Saturday, December 13, 2008

USA: Wisconsin Small Jewish Communities History Project

Former Temple Zion, Appleton Wisconsin. Photo from Wisconsin Small Jewish Community Project

Webwatch: Wisconsin (USA) Small Jewish Communities

Reader Diana Muir has sent me a link to the Wisconsin Small Jewish Community Project established in 2001 by the Wisconsin Society for Jewish Learning to "research, preserve, and educate the Jewish and general public about the history of Wisconsin Jewish communities" You can find on the website a database with information about Jewish communities (past and present) throughout Wisconsin, an read a history of Wisconsin's Jews.

There is mention of several synagogues, though not yet much information on the history of the planning, design and architecture of the structures, or of their subsequent histories. A few current restoration projects are mentioned, such as that of the former Temple Zion in Appleton (shown above) which was begin restored in 2005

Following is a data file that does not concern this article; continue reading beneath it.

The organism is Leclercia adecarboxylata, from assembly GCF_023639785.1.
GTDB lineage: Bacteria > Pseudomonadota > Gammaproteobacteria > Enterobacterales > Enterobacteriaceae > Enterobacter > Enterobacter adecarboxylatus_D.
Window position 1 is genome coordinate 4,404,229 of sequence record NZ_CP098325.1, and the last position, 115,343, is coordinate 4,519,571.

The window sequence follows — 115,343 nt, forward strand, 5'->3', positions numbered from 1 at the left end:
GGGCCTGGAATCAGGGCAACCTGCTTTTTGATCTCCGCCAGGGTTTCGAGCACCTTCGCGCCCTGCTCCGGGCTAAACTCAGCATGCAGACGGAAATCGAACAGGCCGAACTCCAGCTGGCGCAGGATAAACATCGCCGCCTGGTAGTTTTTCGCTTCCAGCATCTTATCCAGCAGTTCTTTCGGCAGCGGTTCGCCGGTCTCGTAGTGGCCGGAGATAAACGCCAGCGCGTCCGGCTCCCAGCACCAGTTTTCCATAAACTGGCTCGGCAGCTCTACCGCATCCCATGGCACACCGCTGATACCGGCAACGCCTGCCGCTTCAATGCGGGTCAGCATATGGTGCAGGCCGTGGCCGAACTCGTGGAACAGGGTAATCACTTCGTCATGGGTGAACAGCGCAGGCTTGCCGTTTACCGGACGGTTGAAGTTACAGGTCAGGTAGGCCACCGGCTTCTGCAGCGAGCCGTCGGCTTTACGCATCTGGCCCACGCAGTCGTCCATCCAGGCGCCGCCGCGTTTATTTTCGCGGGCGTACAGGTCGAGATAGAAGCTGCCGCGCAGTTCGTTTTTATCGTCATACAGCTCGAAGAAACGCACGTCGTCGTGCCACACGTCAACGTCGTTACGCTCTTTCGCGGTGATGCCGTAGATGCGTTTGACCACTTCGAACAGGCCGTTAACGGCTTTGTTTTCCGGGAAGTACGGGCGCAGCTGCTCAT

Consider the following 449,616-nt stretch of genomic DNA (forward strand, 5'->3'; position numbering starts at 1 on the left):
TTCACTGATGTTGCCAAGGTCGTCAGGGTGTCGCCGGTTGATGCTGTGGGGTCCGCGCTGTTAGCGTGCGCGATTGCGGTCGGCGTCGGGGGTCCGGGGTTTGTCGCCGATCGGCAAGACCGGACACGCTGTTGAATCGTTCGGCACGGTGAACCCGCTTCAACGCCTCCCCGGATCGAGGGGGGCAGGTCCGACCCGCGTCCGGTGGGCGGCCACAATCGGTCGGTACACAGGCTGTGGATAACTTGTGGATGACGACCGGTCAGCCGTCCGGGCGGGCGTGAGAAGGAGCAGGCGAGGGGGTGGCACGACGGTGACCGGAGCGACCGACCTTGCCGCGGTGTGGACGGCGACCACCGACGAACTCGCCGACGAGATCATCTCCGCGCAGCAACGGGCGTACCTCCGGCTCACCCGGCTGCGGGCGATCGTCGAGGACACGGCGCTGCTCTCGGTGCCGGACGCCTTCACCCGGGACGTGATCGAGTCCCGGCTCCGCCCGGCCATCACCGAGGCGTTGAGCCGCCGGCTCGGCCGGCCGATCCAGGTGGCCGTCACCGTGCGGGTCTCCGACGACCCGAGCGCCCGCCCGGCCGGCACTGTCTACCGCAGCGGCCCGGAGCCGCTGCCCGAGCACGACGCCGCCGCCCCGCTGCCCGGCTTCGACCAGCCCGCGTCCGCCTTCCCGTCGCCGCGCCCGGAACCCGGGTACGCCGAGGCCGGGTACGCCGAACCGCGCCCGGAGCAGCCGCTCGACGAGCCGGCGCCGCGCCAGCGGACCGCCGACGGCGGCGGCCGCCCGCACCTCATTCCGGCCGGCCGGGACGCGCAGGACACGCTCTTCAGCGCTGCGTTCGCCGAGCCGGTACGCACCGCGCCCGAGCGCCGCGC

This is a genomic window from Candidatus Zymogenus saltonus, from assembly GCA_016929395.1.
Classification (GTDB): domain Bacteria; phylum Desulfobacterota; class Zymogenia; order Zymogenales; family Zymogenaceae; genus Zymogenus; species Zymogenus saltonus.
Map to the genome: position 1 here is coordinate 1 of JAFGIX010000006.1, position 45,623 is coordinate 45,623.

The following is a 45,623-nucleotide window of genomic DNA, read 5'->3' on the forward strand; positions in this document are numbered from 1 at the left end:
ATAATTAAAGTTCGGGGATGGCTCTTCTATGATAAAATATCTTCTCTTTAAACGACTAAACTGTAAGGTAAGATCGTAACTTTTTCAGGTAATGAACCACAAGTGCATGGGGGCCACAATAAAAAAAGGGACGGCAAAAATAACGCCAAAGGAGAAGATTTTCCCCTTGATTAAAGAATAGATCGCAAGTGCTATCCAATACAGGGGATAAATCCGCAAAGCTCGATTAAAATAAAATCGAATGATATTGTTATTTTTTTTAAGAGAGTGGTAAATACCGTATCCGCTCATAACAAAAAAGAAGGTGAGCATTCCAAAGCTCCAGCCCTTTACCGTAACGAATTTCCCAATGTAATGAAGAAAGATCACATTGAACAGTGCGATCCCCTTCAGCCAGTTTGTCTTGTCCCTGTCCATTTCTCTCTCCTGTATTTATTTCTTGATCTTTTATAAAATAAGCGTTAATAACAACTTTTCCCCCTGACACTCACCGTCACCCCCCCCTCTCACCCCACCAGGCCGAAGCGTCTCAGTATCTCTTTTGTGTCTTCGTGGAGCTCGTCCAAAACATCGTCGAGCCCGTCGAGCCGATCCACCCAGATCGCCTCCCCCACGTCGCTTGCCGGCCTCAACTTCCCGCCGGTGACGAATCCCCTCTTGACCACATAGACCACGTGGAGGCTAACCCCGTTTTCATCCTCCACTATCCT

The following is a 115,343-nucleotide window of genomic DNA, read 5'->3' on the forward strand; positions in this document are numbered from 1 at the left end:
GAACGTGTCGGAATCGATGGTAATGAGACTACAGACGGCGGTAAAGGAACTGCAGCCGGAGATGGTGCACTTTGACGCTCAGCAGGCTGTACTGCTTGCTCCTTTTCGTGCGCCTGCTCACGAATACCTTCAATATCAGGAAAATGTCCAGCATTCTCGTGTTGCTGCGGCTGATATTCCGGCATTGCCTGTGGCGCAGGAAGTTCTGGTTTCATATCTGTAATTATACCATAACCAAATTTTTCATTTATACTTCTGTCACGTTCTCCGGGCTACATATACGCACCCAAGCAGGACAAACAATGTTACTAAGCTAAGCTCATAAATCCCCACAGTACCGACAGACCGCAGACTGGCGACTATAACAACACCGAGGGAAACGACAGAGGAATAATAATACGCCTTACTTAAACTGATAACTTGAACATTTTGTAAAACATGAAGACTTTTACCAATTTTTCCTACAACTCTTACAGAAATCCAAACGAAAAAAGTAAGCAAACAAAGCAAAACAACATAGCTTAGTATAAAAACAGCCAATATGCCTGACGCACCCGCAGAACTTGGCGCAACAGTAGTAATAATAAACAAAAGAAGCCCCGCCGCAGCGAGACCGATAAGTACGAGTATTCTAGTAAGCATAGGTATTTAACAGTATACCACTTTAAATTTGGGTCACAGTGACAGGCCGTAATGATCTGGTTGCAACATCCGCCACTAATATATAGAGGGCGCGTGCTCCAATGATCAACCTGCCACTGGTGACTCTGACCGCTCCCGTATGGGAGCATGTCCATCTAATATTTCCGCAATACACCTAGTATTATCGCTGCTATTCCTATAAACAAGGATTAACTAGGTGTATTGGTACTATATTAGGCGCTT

by the owner, WahlOrgan builders.

Temple Zion, 320 N. Durkee was the synagogue of Appleton's German Jewish - and ultimately Reform Jewish - community. It opened in 1883 with a small school building next door, and the synagogue served the community through the 1920s. The building is reported to be undergoing restored (presumably now finished?) to its original condition and colors.

Appleton had a thriving Jewish community in the 19th century.

Harry Houdini (1874-1926) was the son of the community's first rabbi, Hungarian-born Mayer Samuel Weiss. The Houdinis lived in Appleton from 1874 until 1883, when the rabbi was fired because he couldn't preach in English. Houdini, born Ehrich Weiss in Budapest, often claimed Appleton as his birthplace.

Novelist and playwright Edna Ferber (1885-1968) came at age 12 to Appleton with her family. Her father owned the My Store general store. Ferber began her writing career as a teenage newspaper reporter at the Appleton Crescent (Her 1904 interview with a visiting Houdini is posted on the web site

During a stint at the Milwaukee Journal, Ferber collapsed from exhaustion. She returned to Appleton and wrote her first short story and first novel. She won the Pulitzer Prize in 1924 for the novel "So Big." Her 1939 autobiography "My Peculiar Treasure" recalls Appleton's prominent German Jewish community and her experiences in the choir of Temple Zion.

I can not find the town or synagogue of Stevens Point on the database, however. Readers of the ISJM E-Report may remember my notices of the restoration of that synagogue as a museum last June (just before I started this blog). You can read about it here.

No comments: